Monster of the Week, identifying spells, making potions, etc... This thing is the character's source of answers for any question he might have on the supernatural. The book may or may not treat the subject as a Fantastic Science. May overlap with Great Big Book of Everything. See also Monster Compendium, which applies to videogames but generally won't tell you about something until you've encountered it firsthand. Compare Tomes of Prophecy and Fate, which can be a book on every event past and to happen. Contrast Akashic Records, which is where the compendium itself is supernatural in origin but contains records of the mundane (as well as the supernatural).
- Bob the Skull from The Dresden Files.
- John Winchester's Journal in the earlier seasons of Supernatural. Later seasons have Bobby fill this role. Or just the internet.
- Angel and Buffy the Vampire Slayer had Demons, Demons, Demons, your one-stop demon database.
- The Book of Shadows in Charmed.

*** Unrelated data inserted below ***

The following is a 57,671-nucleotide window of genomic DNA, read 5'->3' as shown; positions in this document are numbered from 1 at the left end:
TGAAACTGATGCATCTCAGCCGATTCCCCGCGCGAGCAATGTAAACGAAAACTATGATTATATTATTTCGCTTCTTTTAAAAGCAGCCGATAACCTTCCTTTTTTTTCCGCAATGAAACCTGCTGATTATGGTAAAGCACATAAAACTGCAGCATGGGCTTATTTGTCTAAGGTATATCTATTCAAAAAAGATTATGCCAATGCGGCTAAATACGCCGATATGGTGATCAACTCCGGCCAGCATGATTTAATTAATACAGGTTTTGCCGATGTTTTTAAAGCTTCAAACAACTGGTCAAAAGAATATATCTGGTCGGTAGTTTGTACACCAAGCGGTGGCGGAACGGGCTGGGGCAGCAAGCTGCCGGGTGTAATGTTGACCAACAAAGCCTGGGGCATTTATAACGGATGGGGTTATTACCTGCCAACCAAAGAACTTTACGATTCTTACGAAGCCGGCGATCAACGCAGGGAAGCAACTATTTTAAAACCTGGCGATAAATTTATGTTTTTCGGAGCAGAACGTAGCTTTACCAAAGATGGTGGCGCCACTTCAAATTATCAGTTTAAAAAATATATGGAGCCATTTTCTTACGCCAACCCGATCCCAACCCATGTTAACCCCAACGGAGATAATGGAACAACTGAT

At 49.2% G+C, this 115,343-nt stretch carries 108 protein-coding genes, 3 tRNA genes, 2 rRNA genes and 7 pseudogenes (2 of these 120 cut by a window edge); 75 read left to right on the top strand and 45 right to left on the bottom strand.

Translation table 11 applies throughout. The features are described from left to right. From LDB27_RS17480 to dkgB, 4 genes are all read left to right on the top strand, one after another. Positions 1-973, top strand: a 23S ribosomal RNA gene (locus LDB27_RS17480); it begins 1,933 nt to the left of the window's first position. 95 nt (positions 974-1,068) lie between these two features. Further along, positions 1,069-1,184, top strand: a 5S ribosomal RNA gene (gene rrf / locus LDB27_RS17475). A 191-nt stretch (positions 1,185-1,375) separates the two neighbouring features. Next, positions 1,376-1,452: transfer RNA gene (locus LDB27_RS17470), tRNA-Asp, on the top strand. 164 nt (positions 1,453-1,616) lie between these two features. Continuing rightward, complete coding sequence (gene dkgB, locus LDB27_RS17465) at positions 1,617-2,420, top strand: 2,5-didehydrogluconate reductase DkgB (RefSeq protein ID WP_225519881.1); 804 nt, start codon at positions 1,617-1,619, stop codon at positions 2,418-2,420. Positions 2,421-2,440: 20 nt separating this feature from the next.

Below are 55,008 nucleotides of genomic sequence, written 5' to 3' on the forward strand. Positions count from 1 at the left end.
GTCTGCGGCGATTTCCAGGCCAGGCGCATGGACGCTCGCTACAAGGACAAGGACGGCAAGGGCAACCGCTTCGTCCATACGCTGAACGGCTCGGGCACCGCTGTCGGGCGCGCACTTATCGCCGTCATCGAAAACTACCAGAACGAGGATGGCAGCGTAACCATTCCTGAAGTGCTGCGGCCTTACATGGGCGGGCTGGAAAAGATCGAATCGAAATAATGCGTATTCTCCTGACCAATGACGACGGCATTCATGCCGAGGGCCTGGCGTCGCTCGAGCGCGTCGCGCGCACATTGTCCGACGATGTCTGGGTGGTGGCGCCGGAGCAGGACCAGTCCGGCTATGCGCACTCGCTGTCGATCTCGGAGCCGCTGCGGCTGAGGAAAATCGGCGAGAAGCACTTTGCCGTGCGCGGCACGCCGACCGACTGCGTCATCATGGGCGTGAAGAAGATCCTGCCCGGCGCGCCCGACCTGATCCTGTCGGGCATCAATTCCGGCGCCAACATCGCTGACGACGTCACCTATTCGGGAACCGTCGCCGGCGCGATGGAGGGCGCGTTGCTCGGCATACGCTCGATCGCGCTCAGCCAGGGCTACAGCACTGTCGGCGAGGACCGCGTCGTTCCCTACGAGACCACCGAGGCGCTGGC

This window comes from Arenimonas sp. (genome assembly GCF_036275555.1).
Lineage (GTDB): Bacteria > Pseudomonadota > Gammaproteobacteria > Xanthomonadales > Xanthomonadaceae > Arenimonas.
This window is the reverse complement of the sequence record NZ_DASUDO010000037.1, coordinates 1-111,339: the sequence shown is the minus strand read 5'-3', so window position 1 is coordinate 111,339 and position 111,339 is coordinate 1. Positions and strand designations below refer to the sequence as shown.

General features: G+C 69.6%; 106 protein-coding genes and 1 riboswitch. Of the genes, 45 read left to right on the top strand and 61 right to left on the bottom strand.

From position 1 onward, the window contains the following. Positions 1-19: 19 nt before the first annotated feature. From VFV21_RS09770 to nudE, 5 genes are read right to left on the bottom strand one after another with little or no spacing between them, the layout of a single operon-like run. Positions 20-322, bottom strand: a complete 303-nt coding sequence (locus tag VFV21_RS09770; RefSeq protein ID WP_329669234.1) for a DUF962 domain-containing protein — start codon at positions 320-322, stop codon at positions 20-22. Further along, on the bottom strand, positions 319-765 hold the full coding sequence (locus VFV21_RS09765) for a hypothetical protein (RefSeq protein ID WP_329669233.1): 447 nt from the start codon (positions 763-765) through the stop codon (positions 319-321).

- Grimm has the journals passed down in the Grimm family. They include detailed illustrations so future generations of Grimms can identify monsters they encounter and what their weak spots are.
- The Ghostbusters consulted Tobin's Spirit Guide, both in the films and the cartoon.
- One of these becomes a plot point in an episode of GeGeGe no Kitaro (80s version) when it turns out the encyclopedia of yokai some kids have doesn't contain the Monster of the Week and it goes on a rampage in revenge for being left out.
- The Martin Mystery cartoon has the Legendex.
- The Last Apprentice series, we have the Spooks' Bestiary, and mages/withces Grimoires.
- Yues artifact in Mahou Sensei Negima!. It uncovers most of the information needed by the user.
- The Field Guide to the Fantastical World Around You from The Spiderwick Chronicles.
- Deadlands has the Rangers' Bible.
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